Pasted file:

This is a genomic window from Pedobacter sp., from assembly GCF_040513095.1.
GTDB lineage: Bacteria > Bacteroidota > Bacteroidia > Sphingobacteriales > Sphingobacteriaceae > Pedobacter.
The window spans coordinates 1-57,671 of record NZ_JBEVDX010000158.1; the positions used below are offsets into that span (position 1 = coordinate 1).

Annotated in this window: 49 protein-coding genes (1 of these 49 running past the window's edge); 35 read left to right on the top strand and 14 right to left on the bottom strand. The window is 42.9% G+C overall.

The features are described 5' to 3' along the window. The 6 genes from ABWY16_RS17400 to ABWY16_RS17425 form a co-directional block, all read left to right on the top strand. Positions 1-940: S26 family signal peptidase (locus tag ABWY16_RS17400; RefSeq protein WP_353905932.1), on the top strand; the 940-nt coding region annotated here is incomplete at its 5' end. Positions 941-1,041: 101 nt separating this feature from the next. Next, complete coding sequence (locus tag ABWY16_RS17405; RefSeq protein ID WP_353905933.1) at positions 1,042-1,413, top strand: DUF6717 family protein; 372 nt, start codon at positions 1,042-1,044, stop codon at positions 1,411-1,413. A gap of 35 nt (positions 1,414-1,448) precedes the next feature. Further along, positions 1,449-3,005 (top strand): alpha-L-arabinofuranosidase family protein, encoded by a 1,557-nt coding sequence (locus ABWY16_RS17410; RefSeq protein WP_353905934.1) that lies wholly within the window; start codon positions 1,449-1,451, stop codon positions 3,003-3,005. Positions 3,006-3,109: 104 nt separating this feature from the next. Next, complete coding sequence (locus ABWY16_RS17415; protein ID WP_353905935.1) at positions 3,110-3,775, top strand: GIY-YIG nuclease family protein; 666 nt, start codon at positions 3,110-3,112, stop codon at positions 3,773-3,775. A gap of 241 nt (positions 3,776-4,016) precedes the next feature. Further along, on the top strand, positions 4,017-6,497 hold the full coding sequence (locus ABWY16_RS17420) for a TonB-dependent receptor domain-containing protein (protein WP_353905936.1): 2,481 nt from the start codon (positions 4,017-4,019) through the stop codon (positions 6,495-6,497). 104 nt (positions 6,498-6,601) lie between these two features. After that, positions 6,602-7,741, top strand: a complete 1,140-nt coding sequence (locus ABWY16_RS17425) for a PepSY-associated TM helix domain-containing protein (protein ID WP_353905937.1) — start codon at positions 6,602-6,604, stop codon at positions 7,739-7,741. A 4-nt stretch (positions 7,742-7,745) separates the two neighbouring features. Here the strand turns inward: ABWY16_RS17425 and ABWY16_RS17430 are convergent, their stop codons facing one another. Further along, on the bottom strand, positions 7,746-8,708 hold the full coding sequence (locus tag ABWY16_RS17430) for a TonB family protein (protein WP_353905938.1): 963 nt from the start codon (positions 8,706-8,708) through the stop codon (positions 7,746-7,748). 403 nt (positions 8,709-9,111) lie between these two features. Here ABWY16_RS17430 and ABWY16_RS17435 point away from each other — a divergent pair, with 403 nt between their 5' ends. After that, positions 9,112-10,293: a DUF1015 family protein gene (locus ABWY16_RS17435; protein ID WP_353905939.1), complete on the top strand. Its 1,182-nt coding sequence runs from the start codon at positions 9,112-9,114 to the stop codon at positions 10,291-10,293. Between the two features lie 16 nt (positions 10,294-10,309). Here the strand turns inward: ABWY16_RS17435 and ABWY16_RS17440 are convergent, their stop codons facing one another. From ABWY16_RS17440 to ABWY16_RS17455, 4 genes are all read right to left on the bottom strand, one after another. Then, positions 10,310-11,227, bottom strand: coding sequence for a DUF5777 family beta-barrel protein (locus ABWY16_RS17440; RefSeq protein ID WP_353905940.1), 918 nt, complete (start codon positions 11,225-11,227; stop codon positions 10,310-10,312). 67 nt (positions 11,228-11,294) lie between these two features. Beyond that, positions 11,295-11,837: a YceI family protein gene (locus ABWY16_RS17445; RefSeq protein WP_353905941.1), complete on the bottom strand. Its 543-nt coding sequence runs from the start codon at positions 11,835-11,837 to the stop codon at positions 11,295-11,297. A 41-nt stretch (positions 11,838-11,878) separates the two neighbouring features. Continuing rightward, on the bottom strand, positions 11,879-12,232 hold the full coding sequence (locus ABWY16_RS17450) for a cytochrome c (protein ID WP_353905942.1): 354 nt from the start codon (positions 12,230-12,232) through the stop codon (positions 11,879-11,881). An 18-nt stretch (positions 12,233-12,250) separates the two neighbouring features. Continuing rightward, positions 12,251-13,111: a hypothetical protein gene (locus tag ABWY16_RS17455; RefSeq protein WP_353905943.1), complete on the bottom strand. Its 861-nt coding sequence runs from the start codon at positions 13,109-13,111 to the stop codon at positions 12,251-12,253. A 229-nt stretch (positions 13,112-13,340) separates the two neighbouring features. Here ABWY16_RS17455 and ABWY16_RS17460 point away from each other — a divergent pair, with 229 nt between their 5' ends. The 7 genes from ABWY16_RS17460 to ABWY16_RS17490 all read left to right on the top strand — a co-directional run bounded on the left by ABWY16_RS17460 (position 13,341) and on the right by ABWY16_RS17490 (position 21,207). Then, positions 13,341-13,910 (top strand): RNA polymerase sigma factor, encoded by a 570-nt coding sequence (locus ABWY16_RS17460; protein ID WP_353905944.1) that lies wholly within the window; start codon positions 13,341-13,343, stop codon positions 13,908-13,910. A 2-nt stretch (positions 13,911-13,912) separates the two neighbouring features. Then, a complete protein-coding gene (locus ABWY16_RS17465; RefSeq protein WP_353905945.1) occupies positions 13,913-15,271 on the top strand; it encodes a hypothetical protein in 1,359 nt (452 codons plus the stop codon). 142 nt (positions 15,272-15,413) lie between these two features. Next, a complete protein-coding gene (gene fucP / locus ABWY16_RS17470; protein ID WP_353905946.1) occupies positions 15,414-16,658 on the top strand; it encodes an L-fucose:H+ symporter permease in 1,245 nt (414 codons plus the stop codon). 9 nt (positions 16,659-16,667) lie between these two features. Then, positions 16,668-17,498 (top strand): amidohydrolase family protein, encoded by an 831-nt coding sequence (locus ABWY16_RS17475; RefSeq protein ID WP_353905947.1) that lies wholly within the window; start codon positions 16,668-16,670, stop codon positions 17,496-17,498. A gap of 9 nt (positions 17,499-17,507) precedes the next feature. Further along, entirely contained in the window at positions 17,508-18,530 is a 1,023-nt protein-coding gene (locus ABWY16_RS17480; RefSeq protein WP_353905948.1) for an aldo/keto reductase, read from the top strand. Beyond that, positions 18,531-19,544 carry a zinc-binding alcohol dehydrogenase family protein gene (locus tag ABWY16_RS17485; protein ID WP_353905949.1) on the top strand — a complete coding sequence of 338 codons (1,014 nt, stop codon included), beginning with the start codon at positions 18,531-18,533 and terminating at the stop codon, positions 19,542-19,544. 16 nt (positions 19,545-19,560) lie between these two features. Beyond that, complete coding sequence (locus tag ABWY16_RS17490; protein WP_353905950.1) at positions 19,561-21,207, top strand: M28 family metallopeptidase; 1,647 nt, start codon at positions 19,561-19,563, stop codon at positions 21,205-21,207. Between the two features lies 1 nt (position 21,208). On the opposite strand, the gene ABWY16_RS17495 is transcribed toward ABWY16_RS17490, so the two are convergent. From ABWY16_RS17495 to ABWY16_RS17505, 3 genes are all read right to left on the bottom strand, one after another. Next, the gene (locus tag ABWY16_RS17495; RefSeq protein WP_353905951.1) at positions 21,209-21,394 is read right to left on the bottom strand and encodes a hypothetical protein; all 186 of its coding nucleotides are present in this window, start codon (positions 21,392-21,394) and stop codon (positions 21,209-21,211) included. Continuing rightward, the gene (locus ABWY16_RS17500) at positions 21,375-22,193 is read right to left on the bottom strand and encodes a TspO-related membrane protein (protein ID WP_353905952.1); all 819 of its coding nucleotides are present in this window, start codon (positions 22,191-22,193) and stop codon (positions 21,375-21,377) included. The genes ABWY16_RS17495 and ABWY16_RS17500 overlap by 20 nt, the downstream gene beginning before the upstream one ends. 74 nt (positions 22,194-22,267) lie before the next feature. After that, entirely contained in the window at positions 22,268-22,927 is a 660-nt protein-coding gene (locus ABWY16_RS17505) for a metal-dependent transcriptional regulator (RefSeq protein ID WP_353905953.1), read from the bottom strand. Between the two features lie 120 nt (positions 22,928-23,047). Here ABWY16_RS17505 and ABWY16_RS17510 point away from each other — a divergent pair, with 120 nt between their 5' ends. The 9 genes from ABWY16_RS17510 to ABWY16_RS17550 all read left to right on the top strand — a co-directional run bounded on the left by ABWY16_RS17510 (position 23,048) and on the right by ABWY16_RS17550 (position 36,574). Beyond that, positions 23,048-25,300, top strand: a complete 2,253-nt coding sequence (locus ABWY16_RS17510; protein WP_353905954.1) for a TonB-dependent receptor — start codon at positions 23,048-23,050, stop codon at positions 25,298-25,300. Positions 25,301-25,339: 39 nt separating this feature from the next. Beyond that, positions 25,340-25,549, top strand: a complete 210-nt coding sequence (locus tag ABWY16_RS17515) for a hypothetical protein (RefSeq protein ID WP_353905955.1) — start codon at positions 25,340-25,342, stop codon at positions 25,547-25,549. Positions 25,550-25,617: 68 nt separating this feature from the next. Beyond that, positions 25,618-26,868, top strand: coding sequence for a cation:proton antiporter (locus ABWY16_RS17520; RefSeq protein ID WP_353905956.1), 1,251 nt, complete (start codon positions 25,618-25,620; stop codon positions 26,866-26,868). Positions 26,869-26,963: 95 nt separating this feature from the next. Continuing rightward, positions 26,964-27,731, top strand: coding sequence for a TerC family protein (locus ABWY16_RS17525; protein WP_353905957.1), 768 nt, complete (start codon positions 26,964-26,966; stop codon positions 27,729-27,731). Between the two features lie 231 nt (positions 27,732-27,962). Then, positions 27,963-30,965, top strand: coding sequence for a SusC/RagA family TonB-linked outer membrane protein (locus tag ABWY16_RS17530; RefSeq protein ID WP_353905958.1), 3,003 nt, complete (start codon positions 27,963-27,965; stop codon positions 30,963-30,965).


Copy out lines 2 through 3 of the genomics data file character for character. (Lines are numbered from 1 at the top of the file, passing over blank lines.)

GTDB lineage: Bacteria > Bacteroidota > Bacteroidia > Sphingobacteriales > Sphingobacteriaceae > Pedobacter.
The window spans coordinates 1-57,671 of record NZ_JBEVDX010000158.1; the positions used below are offsets into that span (position 1 = coordinate 1).